We follow this up with an exercise on communication skills wherein the student is given a drug/device/dosage form and asked what instructions he/she will give the patient. This exercise is marked out of 10 marks. For another 50 marks we give 5-6 problems on various aspects of clinical pharmacology such as prescription writing, ADR monitoring, essential drugs list, therapeutic drug monitoring, critical appraisal of drug advertisements and so on. For each problem, the evaluation is structured.

The method described above is easier to plan, set-up, conduct and does not need as much manpower as OSPE. Even though there is an element of subjective bias, the checklist eliminates that to some extent. There is also a dialogue between the examiner and the student which permits the examiner to identify the very good from the good and also point out mistakes. This element of student-examiner interaction was greatly missed by many of our faculty during OSPE. However, each examiner needs to spend at least ten minutes with a student. Hence the number of students who can be examined by one examiner is 6 - 8 during a single session. The method outlined above is the one currently employed for most of the formative exams in JIPMER. We still use OSPE for one or two exams. Meanwhile I feel my brief honeymoon with OSPE is over and the search for adopting better methods of evaluating students in practicals goes on.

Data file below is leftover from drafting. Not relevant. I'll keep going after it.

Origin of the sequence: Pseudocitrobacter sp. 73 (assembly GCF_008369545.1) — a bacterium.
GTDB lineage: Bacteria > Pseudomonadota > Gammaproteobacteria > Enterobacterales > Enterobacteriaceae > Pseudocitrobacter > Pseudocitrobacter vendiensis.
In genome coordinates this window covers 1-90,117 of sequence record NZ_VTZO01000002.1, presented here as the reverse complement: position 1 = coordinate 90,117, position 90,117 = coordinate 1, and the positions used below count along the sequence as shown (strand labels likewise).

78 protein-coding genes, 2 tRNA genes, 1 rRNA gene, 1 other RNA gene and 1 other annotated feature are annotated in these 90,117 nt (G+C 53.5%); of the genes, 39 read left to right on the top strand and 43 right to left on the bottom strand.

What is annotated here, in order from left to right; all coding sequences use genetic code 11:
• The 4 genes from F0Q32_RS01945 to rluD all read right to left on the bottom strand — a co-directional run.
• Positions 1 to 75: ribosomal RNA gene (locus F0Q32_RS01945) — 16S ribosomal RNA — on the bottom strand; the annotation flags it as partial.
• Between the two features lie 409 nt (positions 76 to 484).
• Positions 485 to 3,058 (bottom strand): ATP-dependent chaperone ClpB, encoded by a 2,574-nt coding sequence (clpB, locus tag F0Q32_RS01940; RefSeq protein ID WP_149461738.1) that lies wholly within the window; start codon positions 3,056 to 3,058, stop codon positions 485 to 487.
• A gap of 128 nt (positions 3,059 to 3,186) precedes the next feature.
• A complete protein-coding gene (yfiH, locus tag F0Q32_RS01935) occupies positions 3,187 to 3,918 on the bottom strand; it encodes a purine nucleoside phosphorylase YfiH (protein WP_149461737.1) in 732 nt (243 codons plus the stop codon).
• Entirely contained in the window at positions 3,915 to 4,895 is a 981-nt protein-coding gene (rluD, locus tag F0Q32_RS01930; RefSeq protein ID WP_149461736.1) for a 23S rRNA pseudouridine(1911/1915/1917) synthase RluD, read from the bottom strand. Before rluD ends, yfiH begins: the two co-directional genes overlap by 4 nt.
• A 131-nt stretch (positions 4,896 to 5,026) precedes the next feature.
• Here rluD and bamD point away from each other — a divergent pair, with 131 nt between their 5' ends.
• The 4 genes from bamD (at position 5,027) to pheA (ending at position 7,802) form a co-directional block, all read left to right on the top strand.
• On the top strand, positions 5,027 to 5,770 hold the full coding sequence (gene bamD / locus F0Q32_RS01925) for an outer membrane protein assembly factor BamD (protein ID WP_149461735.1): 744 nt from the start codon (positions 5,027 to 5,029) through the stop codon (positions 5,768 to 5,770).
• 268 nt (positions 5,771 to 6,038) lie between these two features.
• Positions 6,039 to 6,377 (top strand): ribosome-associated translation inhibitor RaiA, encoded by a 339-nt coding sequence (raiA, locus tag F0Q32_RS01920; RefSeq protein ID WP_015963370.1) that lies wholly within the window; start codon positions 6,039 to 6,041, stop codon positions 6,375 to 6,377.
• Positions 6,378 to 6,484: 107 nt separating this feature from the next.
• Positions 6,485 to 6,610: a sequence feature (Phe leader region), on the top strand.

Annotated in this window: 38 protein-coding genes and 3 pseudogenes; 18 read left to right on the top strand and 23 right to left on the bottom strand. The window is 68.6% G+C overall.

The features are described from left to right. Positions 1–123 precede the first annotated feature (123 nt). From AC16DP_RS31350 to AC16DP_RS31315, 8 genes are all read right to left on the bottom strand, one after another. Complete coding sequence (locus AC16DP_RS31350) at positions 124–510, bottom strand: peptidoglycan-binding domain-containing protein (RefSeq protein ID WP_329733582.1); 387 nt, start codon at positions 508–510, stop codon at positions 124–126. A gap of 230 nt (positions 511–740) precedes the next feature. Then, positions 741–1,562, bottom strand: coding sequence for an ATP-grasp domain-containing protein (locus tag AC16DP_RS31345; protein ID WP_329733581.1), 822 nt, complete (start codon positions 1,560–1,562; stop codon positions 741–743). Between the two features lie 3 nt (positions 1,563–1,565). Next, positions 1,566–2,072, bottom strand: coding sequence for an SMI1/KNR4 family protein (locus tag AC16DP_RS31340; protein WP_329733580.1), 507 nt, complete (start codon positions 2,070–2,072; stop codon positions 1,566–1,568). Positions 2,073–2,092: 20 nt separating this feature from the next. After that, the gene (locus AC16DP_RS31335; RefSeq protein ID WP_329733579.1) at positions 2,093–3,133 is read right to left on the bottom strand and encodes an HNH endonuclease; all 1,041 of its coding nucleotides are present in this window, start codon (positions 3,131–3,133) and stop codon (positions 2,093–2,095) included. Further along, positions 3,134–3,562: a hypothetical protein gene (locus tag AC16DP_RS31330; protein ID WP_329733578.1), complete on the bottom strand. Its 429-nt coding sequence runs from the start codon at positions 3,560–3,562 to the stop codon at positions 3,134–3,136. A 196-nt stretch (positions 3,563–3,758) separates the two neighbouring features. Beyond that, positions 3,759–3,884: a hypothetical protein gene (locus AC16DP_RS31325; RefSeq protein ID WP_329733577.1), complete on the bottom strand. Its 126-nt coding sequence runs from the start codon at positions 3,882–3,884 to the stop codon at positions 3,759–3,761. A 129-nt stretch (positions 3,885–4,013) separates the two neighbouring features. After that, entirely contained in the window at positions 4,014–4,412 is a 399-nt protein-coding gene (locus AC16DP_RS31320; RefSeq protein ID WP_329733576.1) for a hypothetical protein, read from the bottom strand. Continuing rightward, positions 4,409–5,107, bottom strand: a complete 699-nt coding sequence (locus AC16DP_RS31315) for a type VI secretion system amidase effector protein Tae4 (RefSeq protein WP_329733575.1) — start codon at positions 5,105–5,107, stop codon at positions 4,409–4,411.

References Top

1.Natu MV, Singh T. Objective structured practical examination (OSPE) in pharmacology - students' point of view. Indian J Pharmacol 1994;26:188-9.  Back to cited text no. 1    
2.Batmanabane G, Raveendran R, Shashindran CH. Objective structured practical examination in pharmacology for medical laboratory technicians. Indian J Physiol Pharmacol 1999;43:242-6.  Back to cited text no. 2